Investment Casting Strength – Part 1: The basics
Hello everyone, as part of my new and exciting role within Remet®, I thought I would take some time to discuss some of the intricacies of some of the testing carried out both on your own sites and here within our Rochester facility. Strength is always a key parameter we review and analyse periodically and it is extremely important to the success of a process. Therefore, it is also important to understand when we discuss strength, what is happening in the material, what the results mean and how to improve or change this parameter to improve our process.
When people talk about strength of wax or shells, the underlying principles are sometime misunderstood or misused. Within this piece I would like to discuss the underlying principles and aspects of what we call strength in the context of both wax and shell materials. Luckily the fundamental principles of strength do no differ between these materials, however the results and conclusions we can draw can differ. Within this section we will discuss the strength measurement technique, the mechanics involved and what data we can extract from the testing.
The primary method of measuring method for strength is 3 or 4 point bending, the difference between the methods is that the 4 point bending distributes force over a larger area. Figure 1 shows the setup and force distributions for each method. 4 point bend testing measures over a larger area and therefore it can assess the largest failure flaw present between the loading forces. As a result it generally gives a lower value of MOR.
Other methods have also been reviewed and used to measure strength including the Edge test (Hyde, 1995) for trailing edges and also a cylindrical test method (Okhuysen, 2011)
Figure 1: 3 & 4 point bend test setups and stress distributions
It has been argued in various articles (Richards, 2001 & Hahn, 2003) that 4 point bend is a better method however 3 point bending is equally sufficient for measuring strength also and can be easier to use on uneven surfaces such as shells.
In both cases, it is worth reviewing what happens inside a material when it is loaded as it is extremely important to understand what this means for our results. During loading in 3 & 4 point bending, the material, there are opposing forces at work. Due to undergoing a bending stress applied by the force, the material goes into both tension and compression. This is summarised in figure 2.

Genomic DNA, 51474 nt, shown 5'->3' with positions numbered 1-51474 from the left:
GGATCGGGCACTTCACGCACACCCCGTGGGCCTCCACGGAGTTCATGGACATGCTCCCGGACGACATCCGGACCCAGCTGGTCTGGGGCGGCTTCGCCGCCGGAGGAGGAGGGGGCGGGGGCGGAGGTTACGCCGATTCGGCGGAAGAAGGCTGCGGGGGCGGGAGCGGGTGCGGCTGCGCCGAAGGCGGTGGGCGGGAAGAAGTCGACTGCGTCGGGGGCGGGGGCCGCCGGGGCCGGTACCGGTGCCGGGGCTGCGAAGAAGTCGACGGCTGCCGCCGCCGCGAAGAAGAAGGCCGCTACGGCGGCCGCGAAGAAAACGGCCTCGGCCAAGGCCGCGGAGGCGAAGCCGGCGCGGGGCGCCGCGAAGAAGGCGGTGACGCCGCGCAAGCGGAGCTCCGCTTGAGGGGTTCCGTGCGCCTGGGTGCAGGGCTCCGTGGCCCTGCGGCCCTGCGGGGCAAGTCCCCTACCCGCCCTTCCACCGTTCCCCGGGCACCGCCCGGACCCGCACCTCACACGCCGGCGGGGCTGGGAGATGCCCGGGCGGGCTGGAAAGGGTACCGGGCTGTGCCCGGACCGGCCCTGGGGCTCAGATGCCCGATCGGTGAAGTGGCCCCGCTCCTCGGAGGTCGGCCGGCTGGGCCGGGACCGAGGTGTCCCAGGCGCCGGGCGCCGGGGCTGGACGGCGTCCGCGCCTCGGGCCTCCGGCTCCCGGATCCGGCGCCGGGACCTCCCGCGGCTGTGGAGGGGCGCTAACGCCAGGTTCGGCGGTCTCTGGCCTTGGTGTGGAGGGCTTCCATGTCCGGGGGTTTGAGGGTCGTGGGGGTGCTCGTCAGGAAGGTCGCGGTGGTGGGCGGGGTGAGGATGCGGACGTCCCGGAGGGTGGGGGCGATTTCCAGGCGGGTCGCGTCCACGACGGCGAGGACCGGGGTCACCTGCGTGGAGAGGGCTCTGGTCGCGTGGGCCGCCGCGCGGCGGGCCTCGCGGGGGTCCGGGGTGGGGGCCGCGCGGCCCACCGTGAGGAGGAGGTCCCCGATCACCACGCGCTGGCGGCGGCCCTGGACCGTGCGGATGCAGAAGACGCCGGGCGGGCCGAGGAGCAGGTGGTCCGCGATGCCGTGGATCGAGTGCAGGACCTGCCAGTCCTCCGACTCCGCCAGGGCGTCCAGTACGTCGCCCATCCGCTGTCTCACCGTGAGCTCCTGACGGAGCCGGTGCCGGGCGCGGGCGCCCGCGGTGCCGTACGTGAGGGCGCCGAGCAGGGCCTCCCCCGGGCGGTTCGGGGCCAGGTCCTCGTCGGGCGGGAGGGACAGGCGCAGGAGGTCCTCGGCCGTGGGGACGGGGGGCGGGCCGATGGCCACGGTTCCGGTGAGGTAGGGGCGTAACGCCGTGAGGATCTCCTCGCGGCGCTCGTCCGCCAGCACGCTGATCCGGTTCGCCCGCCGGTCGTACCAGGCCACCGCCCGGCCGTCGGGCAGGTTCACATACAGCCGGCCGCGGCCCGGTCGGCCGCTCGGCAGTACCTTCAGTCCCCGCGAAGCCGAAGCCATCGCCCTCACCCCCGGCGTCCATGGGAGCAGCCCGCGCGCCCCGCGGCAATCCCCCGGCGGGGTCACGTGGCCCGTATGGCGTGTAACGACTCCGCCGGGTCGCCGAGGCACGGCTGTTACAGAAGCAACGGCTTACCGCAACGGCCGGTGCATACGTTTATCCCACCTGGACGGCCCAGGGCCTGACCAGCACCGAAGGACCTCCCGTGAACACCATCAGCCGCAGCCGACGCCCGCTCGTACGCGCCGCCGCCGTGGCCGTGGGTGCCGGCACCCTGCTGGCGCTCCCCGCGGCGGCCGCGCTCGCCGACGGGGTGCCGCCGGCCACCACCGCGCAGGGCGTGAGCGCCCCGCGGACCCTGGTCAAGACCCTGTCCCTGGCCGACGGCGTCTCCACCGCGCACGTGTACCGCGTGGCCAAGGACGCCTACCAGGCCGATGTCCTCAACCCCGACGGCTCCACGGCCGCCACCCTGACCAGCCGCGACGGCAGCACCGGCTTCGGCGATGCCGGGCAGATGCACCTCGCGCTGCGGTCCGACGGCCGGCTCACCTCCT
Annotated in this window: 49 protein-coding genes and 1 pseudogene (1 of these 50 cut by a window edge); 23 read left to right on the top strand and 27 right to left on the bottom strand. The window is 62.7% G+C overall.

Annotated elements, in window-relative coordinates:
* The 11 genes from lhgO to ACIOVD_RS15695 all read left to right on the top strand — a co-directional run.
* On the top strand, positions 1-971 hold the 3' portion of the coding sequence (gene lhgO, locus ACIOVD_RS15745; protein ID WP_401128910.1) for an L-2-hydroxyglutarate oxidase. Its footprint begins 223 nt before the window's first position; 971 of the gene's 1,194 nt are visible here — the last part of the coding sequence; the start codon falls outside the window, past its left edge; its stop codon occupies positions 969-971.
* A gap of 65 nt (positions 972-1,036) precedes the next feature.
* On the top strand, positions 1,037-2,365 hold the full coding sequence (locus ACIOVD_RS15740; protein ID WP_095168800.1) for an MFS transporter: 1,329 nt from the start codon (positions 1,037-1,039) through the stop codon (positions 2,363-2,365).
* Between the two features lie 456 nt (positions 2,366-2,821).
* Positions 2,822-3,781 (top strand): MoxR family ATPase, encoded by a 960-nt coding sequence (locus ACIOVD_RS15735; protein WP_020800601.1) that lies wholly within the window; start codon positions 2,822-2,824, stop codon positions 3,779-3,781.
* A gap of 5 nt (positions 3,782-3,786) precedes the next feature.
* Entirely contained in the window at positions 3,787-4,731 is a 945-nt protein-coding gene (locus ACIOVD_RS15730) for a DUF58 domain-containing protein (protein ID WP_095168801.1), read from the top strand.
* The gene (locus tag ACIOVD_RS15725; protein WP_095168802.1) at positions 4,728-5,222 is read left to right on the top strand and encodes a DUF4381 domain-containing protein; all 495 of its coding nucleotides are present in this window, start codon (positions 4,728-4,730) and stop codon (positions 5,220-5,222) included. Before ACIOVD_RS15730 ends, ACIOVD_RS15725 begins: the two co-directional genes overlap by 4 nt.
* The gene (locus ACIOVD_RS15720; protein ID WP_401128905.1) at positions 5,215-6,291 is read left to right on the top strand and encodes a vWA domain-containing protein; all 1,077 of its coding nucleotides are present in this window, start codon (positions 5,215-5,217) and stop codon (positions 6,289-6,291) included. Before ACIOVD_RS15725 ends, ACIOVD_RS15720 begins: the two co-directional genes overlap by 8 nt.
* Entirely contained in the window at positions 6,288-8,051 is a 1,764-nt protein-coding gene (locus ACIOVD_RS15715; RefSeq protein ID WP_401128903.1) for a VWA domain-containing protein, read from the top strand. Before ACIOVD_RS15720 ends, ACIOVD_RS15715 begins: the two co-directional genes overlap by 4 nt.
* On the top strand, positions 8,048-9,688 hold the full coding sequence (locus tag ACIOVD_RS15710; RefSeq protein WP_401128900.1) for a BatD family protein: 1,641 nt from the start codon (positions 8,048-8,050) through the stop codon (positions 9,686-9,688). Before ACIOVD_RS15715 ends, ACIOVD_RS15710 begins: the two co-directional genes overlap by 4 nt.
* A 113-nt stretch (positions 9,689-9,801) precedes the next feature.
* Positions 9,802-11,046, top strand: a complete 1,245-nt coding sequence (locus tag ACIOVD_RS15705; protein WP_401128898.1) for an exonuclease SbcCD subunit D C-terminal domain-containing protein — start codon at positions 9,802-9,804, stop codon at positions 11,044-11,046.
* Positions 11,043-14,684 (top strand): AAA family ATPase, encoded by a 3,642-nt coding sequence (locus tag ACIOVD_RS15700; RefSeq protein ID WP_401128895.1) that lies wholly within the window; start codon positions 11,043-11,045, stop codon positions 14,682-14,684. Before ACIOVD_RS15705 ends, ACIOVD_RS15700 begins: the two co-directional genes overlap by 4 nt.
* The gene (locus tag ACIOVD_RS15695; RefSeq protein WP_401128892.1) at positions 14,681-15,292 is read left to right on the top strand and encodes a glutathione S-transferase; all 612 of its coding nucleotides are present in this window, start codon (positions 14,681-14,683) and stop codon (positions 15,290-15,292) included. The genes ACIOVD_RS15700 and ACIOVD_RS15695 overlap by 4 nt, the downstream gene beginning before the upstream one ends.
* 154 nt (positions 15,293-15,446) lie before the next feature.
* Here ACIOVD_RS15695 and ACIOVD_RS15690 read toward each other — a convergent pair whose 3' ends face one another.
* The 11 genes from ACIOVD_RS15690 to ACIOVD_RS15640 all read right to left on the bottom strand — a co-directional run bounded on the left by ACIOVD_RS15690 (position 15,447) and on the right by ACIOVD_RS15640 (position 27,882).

Figure 2: Tension and compression within a material under loading
Assuming the material is homogeneous, the change from compression to tension will change 50% through the material, with the neutral axis @ 50% thickness experience zero bending stress.
The strength measurement typically called MOR (Modulus of Rupture) or fracture strength, as the property which is predominantly discussed. The equations for this method are very straightforward and was devised by Euler in the 1730s.
Where P is the Force, W is the width of your sample and H is the thickness and L is the span between where you are testing. The width and thickness can be measured at the fracture site and it is advised multiple measurements are taken to reduce error. However, MOR is not the only parameter which can be measured and analysed when carrying out flexural testing a typical testing setup will also output the force vs. extension curve as per figure 3.
Figure 3: Typical force vs. extension curve
The parameters calculated from this curve can be a wealth of information and insight into the material and vary greatly from wax to shell. These will be discussed in the next edition so stay tuned…
Richards,VL. R V Wolf, and G. Connin, Four Point Bend Testing to Characterise the Strength of Ceramic Mold Shells in 49th ICI Technical Conference. 2001: Orlando , Florida.
Hahn, T., Statistical Analysis of Three-point & Four-point Bend Testing for the Characterization of Ceramic Mold Shells, in 51st ICI Technical Conference. 2003: Cleveland
Hyde, R., S. Leyland, and S. Jones. Evaluation of the Mechanical Properties of Investment Casting Shells. in 22nd BICTA Technical Conference. 1995. Bath, UK
Okhuysen, V., Introduction of Cylindrical MOR Test Specimen, in 58th Technical ICI Conference. 2011: Covington, KY.< Back to insights